Patients With Bladder Cancer Need to Be Offered Curative Tx

Liam Davenport

January 23, 2020

Nearly half of US patients with muscle-invasive bladder cancer (MIBC) are not being offered treatment with curative intent, say experts.

Because of this, survival rates at local centers have not improved in 3 decades and are about half of those seen in centers of excellence. Five-year survival rates for locoregional disease are now around 69% to 85% at centers of excellence but are only 35% to 40% at local centers.

Ralph de Vere White, MD, University of California, Davis, Comprehensive Cancer Center, Sacramento, and colleagues argue that this is because too few patients at local centers are receiving treatment with curative intent.

Such treatment includes cystectomy or trimodal therapy, which consists of transurethral resection of the bladder plus chemotherapy and radiotherapy.

A paradigm shift in care is needed, they say, so that such treatments can be delivered to patients who are being treated at local centers.

De Vere White and coauthors suggest that hospitals and health systems that are considered to be bladder cancer centers of excellence should partner with smaller centers, community practices, and individual providers to ensure their patients receive the most effective therapy possible.

This new approach, endorsed by the Society of Urological Oncology, should be led by an interdisciplinary team from various national urology, medical oncology, and radiation oncology professional organizations, they add.

The new plan, as well as the current problem, is outlined in an article published online January 17 in the Journal of Clinical Oncology.

The problem comes from a "perfect storm" of numerous factors that are contributing to the poor outcomes seen in local centers, says de Vere White.

These include the costly and complex nature of cystectomy, patients being unwilling or unable to afford to travel long distances to centers of excellence, and local hospitals or clinics not wanting to face postoperative complications.

In addition, "There may be considerable confusion among urologists, radiation therapists, and medical oncologists on how best to select patients" for the optimal treatment strategies, the authors suggest.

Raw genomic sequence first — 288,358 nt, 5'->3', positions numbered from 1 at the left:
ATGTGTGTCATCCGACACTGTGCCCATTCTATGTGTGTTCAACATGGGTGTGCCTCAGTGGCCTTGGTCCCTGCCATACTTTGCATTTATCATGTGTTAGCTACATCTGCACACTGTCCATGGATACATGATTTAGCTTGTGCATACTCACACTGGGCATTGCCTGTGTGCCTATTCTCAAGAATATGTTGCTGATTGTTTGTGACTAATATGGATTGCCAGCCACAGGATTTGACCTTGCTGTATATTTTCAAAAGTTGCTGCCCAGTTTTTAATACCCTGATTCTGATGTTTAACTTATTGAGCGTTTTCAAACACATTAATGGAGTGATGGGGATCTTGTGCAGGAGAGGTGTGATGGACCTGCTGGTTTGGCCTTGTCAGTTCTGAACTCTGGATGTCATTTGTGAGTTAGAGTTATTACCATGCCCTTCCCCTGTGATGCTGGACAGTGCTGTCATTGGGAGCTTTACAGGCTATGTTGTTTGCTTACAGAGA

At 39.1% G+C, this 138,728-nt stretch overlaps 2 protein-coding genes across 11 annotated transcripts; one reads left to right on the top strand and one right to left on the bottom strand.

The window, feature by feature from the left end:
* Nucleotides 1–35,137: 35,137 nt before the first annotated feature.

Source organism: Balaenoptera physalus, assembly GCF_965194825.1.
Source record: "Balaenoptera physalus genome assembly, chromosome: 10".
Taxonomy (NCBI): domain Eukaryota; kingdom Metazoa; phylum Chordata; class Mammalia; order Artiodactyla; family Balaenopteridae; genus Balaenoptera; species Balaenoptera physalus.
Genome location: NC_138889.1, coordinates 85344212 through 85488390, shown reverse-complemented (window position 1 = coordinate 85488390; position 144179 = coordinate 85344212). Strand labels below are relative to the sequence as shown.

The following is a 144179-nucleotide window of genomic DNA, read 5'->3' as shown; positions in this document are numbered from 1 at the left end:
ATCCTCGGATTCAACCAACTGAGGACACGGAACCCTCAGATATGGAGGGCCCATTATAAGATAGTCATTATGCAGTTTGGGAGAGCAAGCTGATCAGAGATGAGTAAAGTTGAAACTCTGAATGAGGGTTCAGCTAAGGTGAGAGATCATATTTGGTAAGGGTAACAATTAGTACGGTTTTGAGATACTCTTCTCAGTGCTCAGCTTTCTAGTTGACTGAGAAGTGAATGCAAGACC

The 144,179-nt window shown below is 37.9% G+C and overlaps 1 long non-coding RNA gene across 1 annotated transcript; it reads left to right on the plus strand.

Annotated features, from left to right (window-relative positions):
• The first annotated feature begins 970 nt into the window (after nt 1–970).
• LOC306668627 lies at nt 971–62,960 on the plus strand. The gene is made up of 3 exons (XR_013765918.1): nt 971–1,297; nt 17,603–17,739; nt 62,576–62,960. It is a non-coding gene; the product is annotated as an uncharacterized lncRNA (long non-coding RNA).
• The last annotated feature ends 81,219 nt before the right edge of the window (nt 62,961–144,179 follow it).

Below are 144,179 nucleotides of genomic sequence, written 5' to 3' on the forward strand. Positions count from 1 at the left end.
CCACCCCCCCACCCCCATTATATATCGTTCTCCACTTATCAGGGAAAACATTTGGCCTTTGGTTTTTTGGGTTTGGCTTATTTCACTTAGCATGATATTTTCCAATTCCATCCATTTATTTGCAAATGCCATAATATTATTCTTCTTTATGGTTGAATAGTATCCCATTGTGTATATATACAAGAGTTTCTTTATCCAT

The result is that more than half of patients at local centers do not receive treatment with curative intent, which is not the case in centers of excellence.

A study that reported on 3205 Medicare patients with stage II (organ-confined, nonmetastatic) urothelial cancer in the Surveillance, Epidemiology, and End Results database showed that only 21% underwent radical cystectomy, with a resultant 42% 5-year overall survival rate, and that half (51%) of the patients underwent surveillance, resulting in a 14.5% 5-year survival rate (J Natl Cancer Inst. 2010:102;802-811).

"We need doctors and patients to understand that, at this time, many patients are not receiving treatment that could prolong their life, and we need to find out why," de Vere White commented in a statement.

"We should have addressed this much earlier.... So I do think it is incumbent on the leaders of urological oncology to recognize this problem and to put considerable effort and resources into helping us solve it."

"Why Did We Not Notice This?"

Speaking to Medscape Medical News, de Vere White said that it would be a "very fair question" to ask: "Why did all of you in leadership not notice this?"

He said that, unfortunately, there is no "absolute answer" to why it has taken 30 years for the problem to become apparent.

"I think I've written something like 76, 77 papers on bladder cancer, and I just never knew anything about this until 2 years ago," de Vere White said in an interview.

"I think it's because we were concentrated on what was happening in our own programs, in our own centers...and we somehow were unaware that there were so many patients not getting into those centers of excellence," he said.

So why has survival improved only in centers of excellence and not for the whole patient population?

"We think the real problem is that there are too many patients who are not being given access to or who have chosen not to take treatments with curative intent," de Vere White said.